Thousands of Community Health Center advocates are finally gathering under one roof in Washington, D.C., for the 2023 NACHC Policy and Issues Forum. No lie — it feels like coming home again. The atmosphere is jubilant, and attendees are excited about making their voices heard. The last in-person NACHC Policy and Issues Forum was held in 2019. Now it’s a new era and a new beautiful conference location at the Marriott Marquis, just a few short miles from the Capitol.
There has been a lot of activity leading up to the conference, including the release of the NACHC report, “Closing The Primary Care Gap,” which shows that over 100 million Americans face barriers to accessing primary care. Health center leaders were also on Capitol Hill last week before the Senate Health Education, Labor and Pensions (HELP) Committee to make the case for long term and reliable funding as expiration of mandatory funding draws closer.
NACHC Board Chair Mike Holmes kicked off today’s General Session by outlining the challenges ahead for health centers. “While our Mission remains unwavering, our workforce and resources continue to be stretched too thin, our federal funding is once again at risk, and outside forces are once again exerting pressure on key programs that our patients and centers rely upon,” he said. “So it is precisely for all these reasons that we gather here in Washington, DC, once again.”
Remarks from Members of Congress Representing Both Sides of the Aisle
Bipartisan support for long-term base funding for health centers, strengthening the workforce, and protecting 340B are key themes and discussion points. And much to the delight of attendees, Sen. Bernie Sanders (I-VT), Chair of the Senate HELP Committee, echoed his support for these critical issues during an impromptu and rousing speech at the General Session.
“We need to make sure that every person in this country can have all the primary care they need to access to a Community Health Center in the neighborhood in which they live… That is not a radical proposal,” Sanders said. Noting that health centers are not a “Democratic program or a Republican program,” and that an expansion of their reach “saves lives and saves money.”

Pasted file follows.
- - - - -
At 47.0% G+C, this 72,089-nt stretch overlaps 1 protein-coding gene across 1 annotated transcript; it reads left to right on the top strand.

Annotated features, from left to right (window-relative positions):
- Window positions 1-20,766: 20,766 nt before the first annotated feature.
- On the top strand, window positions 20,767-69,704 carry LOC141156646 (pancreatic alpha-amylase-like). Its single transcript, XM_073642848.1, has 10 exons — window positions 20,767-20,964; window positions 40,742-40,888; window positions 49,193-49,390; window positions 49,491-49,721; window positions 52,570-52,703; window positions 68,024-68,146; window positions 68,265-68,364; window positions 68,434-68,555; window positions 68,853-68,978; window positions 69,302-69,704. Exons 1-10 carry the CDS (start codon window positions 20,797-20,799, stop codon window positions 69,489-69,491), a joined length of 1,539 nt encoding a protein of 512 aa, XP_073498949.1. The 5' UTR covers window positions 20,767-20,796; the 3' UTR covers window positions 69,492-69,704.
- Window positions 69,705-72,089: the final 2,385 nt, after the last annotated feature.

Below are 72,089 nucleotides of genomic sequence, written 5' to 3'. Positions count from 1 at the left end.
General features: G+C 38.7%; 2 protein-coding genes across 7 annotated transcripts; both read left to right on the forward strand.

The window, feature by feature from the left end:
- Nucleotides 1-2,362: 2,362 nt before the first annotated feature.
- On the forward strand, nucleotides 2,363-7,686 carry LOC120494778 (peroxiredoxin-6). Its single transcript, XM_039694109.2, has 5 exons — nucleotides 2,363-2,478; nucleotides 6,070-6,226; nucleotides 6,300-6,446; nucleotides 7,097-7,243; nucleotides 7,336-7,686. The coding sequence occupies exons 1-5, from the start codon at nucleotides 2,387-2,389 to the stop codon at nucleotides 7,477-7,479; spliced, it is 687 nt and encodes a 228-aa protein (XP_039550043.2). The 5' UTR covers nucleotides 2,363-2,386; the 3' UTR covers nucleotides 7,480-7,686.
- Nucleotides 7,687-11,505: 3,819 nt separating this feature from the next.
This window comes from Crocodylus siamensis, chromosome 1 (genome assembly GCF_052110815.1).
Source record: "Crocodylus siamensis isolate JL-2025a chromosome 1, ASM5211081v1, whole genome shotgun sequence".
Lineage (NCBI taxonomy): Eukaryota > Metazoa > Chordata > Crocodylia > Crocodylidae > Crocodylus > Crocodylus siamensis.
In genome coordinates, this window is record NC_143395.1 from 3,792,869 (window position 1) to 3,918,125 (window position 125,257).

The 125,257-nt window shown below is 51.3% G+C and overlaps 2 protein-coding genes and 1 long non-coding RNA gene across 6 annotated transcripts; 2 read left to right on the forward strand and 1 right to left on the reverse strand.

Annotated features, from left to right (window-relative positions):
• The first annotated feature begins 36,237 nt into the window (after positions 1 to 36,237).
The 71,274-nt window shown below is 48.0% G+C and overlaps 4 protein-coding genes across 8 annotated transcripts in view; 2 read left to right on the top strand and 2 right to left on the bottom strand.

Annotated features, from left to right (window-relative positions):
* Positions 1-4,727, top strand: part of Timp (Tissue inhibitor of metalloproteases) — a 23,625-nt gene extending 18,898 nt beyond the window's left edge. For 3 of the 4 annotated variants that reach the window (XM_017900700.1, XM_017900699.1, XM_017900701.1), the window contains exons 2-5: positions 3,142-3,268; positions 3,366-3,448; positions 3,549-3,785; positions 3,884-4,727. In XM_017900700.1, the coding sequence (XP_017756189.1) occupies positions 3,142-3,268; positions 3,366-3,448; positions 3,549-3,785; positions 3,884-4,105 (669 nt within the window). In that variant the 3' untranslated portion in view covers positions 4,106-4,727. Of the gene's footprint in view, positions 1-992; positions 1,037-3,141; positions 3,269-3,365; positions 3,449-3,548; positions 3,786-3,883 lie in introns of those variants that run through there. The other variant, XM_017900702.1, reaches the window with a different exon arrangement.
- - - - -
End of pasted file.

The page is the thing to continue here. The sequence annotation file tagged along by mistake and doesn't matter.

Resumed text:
Sanders also added that “the solution to addressing the dysfunctionality of the current [health care] system is to recognize that, whether you are rich or poor or middle class, health care is a human right and not a privilege.”
Sanders’ appearance followed several members of Congress representing both parties who sent recorded remarks, including the Ranking Member of the HELP Committee, Sen. Bill Cassidy (R-LA), who pledge to work in a bipartisan manner to support health centers “in a way that taxpayers can afford.”
Also, House Representatives Rep. Lisa Blunt Rochester (D-Del.) and Cathy McMorris Rodgers (R-WA), Chair of the House Energy and Commerce Committee, expressed their support for health centers and the importance of affordable access to primary care. A key theme emerging in the General Session remarks was the work health centers did to protect public health during COVID-19. But it was Rochelle P. Walensky, MD, Director of the CDC, who distilled the health center heroism on the front lines of the pandemic in her recorded statement:
“Working in hand in hand in the public health community, you played a critical role in carrying out one of the largest vaccination efforts in U.S history, with 70 percent given to minorities… You saved countless lives.”
Building the Health Center Movement of the Future
Interim President and CEO Rachel Gonzales-Hanson reminded advocates about what is at stake for health centers and patients:
“If the people in our communities back home come to understand that they have the power to affect change to strengthen the health center movement, they will also come to recognize that they have the power to affect the social drivers of health where they live – and the power to build healthier communities for their friends and families. This is how we build and prepare our Army of Advocates which will benefit our Movement well into the future. We cannot and will not leave any health center patient behind. We must lift as we grow.”
Geiger Gibson Awardees Honored
We should also note that today’s General Session started with a ceremony honoring the Emerging Leaders of the Community Health Center Movement [see press release]. NACHC does this each year in collaboration with the Geiger Gibson Program in Community Health at the George Washington University’s Milken Institute School of Public Health (Milken Institute SPH)
View highlights from the rest of P&I here.